See something wrong, blow the whistle.
That’s the message sent by the City Controller’s Office in releasing its annual report on a whistleblowing program Thursday. City Controller staff said that despite past criticism, the whistleblower program is seeing a steady flow of complaints and they are being handled appropriately.
Workplace bullying, hiring of family members, directing customers to spend money in a family business and drinking alcohol at a barbecue during work hours are substantiated complaints among the hundreds that came into the San Francisco’s voter-approved whistleblower program during the past year. In these cases the workers either resigned, or suspensions or terminations were recommended.
The 2003 voter-approved whistleblower program is meant to crack down on misuse of funds and improper behavior among city employees and public contractors.
During fiscal year 2015-16, there were 325 complaints filed with the whistleblower program, of which 250 were filed online. Of the complaints, 103 were sustained with some form of action taken.
The program has faced sharp criticism in the past, particularly in two civil grand jury reports, including one in July 2011 titled “Whistling in the Dark” and another in May 2015, which recommended stronger retaliatory protections for whistleblowers.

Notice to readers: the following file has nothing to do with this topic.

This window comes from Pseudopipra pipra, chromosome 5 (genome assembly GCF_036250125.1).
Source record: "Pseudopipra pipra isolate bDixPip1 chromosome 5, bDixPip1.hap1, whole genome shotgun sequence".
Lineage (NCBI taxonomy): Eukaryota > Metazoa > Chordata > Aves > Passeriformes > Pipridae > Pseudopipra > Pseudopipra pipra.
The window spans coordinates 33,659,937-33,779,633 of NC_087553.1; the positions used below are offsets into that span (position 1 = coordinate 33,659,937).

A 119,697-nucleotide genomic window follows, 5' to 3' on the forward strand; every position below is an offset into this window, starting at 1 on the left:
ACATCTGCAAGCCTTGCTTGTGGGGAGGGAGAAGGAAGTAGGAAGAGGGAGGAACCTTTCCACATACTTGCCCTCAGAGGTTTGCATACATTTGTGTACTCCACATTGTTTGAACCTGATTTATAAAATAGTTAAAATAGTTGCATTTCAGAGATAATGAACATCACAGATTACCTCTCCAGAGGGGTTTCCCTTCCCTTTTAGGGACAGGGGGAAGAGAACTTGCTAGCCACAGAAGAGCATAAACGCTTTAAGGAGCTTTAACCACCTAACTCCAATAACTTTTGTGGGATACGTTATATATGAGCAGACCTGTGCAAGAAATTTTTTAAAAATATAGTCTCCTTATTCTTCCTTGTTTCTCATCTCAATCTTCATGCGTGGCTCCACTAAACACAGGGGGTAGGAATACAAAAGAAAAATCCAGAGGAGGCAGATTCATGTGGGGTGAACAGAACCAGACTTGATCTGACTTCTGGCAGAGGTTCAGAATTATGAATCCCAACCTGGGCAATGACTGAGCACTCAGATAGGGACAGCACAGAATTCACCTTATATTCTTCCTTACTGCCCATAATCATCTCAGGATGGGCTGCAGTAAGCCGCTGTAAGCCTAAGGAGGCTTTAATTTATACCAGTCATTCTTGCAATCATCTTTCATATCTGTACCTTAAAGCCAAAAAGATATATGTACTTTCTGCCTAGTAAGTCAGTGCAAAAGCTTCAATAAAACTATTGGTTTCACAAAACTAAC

City Controller Ben Rosenfield said in an email to the San Francisco Examiner that a number of improvements were made to the program in recent years. Those improvements included quarterly public reporting of complaints, summary of every sustained complaint in the report instead of only a select few, ramped up training for employees and — for the first time — a breakdown of the complaint tally by city department.
Of the 222 complaints actually investigated and closed last fiscal year, the most related to the Public Health Department at 47, followed by 31 at the Municipal Transportation Agency.
Rosenfield is also working with the Ethics Commission executive director and Board of Supervisors President London Breed on her legislation to implement additional amendments, which is expected to come before a Board of Supervisors Rules Committee later this month. Changes would include added retaliation protections for whistleblowers.
The program has six investigators and takes an average of 68 days to close a complaint. City Controller officials point to certain metrics when asked if the program is being publicized enough and people encouraged to use it. That includes how there are 38 complaints per 100,000 residents received in San Francisco compared to 13.6 in Los Angeles County and 120 in San Diego.
“The fact that we substantiate a high number of our claims shows that we are triaging and investigating and working through everything that comes through our door,” said Tonia Lediju, the City Controller’s director of city audits.Board of SupervisorsCity Controller's OfficecorruptionPoliticsSan FranciscoTransparencyWhistleblower